The global warming genie has escaped his bottle! He has begun to show his wrath, which is only likely to worsen in the coming years, decades and centuries, and there is presently no end in sight!
He’s leaving plenty of evidence. The only way we can all help weaken him is by stopping our nonessential burning of fossil fuels, stopping deforestation especially of the tropics, and doing things which naturally result in more greenhouse gases being added into the earth’s atmosphere and oceans (such as overeating, wasting food, not recycling, not reusing things whenever possible, running our air conditioning and furnaces needlessly, using energy derived from tar sands industry, doing other things that frivolously burn fossil fuels such as going for joy rides, cruising, etc.. Because our atmosphere is where Global Warming lives and breathes (now that he’s escaped the bottle) and because he gets his tremendous strength to wreak havoc on the world by his breathing in greenhouse gases that have been accumulating to record high concentrations in the earth’s atmosphere (as a by-product of our burning carbon-based fuels in our cars, trucks, airplanes, power plants, ships, boats, trains, machinery, recreational products and the like) we need to all put him on a crash diet, NOW!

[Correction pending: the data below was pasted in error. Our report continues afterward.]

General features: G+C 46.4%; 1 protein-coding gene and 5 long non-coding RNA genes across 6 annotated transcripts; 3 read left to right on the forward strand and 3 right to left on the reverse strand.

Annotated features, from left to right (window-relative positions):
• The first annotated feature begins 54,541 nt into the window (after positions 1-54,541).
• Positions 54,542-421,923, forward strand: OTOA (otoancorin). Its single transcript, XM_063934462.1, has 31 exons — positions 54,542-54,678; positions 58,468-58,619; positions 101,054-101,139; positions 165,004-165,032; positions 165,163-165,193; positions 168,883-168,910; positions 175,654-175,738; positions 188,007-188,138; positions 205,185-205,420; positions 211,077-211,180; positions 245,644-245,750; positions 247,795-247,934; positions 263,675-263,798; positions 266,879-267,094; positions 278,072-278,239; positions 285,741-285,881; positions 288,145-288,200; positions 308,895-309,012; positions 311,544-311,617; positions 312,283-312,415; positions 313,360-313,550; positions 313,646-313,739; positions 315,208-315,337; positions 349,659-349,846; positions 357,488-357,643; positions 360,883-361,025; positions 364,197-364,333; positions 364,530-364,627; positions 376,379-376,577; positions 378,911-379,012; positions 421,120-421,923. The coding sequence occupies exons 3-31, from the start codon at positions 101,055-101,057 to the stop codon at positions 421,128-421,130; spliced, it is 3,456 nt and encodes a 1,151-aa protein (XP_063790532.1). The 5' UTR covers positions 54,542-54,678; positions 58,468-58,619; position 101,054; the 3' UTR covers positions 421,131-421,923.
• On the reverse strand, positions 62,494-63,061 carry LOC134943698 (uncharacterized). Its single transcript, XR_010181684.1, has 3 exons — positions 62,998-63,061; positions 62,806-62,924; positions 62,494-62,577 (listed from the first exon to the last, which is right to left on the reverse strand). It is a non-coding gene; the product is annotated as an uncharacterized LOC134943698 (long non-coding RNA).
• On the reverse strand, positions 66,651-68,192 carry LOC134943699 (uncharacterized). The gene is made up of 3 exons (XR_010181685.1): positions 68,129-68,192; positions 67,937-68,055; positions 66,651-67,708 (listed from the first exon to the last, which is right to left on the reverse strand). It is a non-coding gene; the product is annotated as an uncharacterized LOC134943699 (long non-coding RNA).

According to David Owen, author of Green Metropolis and The Conundrum: How Scientific Innovation, Increased Efficiency, and Good Intentions Can Make Our Energy and Climate Problems Worse, the proportional share of the fuel burned during a round trip from New York City to Melbourne, Australia, is greater than the total amount of energy that the average resident of the earth uses, for all purposes, in a year. Forestalling global calamity is a preemptively worthy, ethically justifiable and economically achievable goal for everyone on the planet, especially in this era of television, radio, computers, Skype, the iPhone and virtual reality. Climatologists, environmentalists, CEOs, religious leaders, students and tourists seeking entertainment or to broaden their horizons, and government officials ought use the least greenhouse gas emitting technologies available to them to accomplish their objectives; they should not have to cross the oceans and great land masses of world (requiring vast burning fossil fuels) just to be present in person. Likewise, our government leaders and business people ought minimize the amount of products traded with distant countries, so as to minimize the amount of fuel burning required in the shipment of goods by air, sea and over miles and miles of terrain. Transportation of billions of tons of goods along with extensive long distance vacationing and business trips by millions of people every year is simply no longer sustainable. Such activities are becoming ethically wrong because they are unquestionably harming the planet and all the living things it is home to, both now and in the future.